Declining home values can be devastating for homeowners. But falling home prices can create bargains for newcomers to the area. Retirees may now be able to afford homes in places they were priced out of only a year ago.
U.S. News used our best places to retire search tool, powered by data from Onboard Informatics, to find the places where home prices are falling fast. Average home sale prices have declined by at least 45 percent between 2009 and 2010 in every city on our list. To add geographic diversity, we restricted the list to one city per state.
[In Pictures: 10 Bargain Retirement Spots.]
Housing prices are declining fastest in Portland, Ore. (-92 percent),Tallahassee, Fla. (-91 percent), and Tucson, Ariz. (-88 percent). These big cities also offer plenty of affordable entertainment options for seniors. Free things to do in Portland include hiking in the nearly 5,000-acre Forest Park and strolling among the 7,000 rose bushes at the International Rose Test Garden.
Seniors in Tallahassee can stargaze at the Challenger Learning Center Planetarium, explore the 68,000-acre St. Marks National Wildlife Refuge, or visit the reconstructed Spanish colonial Mission San Luis, all for $5 or less. "There's a nice focus on cultural things and the standard of living is very high," says Charlton Prather, 82, a retired physician and former director of the Florida state health department about Tallahassee. He now volunteers at the Mission San Luis, sometimes posing as a blacksmith in a reenactment of the year 1692, and enjoys fishing. "There are lots of lakes within an easy distance of here and we find them a great source of entertainment and food," Prather says.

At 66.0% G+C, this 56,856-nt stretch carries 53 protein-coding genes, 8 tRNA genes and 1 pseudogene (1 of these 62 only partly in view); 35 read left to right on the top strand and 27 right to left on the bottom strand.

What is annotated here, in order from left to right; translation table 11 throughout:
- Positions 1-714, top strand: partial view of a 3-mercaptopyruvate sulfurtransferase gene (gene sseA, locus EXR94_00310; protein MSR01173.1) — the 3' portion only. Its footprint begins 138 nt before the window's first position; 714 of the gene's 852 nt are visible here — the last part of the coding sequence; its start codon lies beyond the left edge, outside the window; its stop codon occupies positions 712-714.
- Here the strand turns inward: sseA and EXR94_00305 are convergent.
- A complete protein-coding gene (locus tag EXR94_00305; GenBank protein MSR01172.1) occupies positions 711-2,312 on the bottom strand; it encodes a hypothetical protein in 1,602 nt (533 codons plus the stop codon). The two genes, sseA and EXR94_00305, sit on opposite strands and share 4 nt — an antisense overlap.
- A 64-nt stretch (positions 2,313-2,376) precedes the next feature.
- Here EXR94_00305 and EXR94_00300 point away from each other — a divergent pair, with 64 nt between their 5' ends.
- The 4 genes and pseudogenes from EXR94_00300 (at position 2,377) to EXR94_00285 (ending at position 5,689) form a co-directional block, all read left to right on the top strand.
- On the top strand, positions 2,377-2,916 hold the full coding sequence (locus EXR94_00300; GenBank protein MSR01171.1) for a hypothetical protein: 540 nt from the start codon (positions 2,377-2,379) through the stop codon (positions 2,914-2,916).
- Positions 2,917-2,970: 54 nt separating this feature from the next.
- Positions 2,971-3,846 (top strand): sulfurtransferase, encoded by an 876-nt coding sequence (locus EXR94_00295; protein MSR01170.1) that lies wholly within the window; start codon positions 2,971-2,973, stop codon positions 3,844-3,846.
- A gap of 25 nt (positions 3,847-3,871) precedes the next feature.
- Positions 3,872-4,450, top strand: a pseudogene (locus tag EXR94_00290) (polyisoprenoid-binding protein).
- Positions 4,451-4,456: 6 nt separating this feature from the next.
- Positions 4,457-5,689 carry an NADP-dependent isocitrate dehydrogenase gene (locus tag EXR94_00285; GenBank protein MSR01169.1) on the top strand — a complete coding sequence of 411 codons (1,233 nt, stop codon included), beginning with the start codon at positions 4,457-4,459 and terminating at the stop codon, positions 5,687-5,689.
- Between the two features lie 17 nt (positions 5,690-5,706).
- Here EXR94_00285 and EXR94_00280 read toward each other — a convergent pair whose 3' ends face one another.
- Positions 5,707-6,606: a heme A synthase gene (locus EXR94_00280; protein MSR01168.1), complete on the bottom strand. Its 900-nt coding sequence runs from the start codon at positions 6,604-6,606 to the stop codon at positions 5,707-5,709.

There are even bigger bargains to be found in some smaller cities. The average home price in Weatherford, Texas, a suburb of Fort Worth, was just $131,586 in 2010. And in Delaware's state capital city, Dover, home prices have fallen 66 percent since 2009 to an average price of $168,805 in 2010. "I wanted to be near Dover because there is less congestion and everything is more easygoing," says Peggy Urso-Savarese, 64, who moved from Rutherford, N.J., to the suburbs of Dover, Del., when she retired for her marketing manager position in 2009. "There's also a lot of things to do. Everything is in very close proximity." Urso-Savarese now volunteers at the Biggs Museum of American Art twice a week.
A few of these affordable retirement spots are located just outside of more expensive cities. Cathedral City, Calif., where average home prices have fallen 85 percent since 2009, to $182,076, is located just 15 minutes from Palm Springs. This city named for its majestic canyons is surrounded by golf courses and boasts year-round warm weather.
Likewise, the planned community of St. Charles, Md., is an affordable suburb of Washington, D.C. While Washington home sale prices climbed 110 percent to an average of $940,992 in 2010, housing prices in St. Charles declined 46 percent to an average of $245,191 during the same time period. "Being a military retiree, I like the closeness to the military bases and the military hospitals here," says Fred Scott, 62, who retired from the air force in 1989 and then spent 20 years working for the postal service. "I really don't like the traffic and parking garages in D.C., but in St. Charles it's much easier to get around because there is plenty of free parking everywhere right outside the door."
Not every place on this list will feel affordable to all newcomers. In the most expensive place on this list, Wahiawa, Hawaii, the average home sale price was an expensive $331,498 in 2010. But that's 82 percent less than homes sold for in this Oahu island city in 2009. Each of these places also offers recreation facilities and amenities for seniors that provide a good value for your housing dollars.
Check out these 10 places where average home sale prices are falling fast:
Average home sale price in 2010: $270,418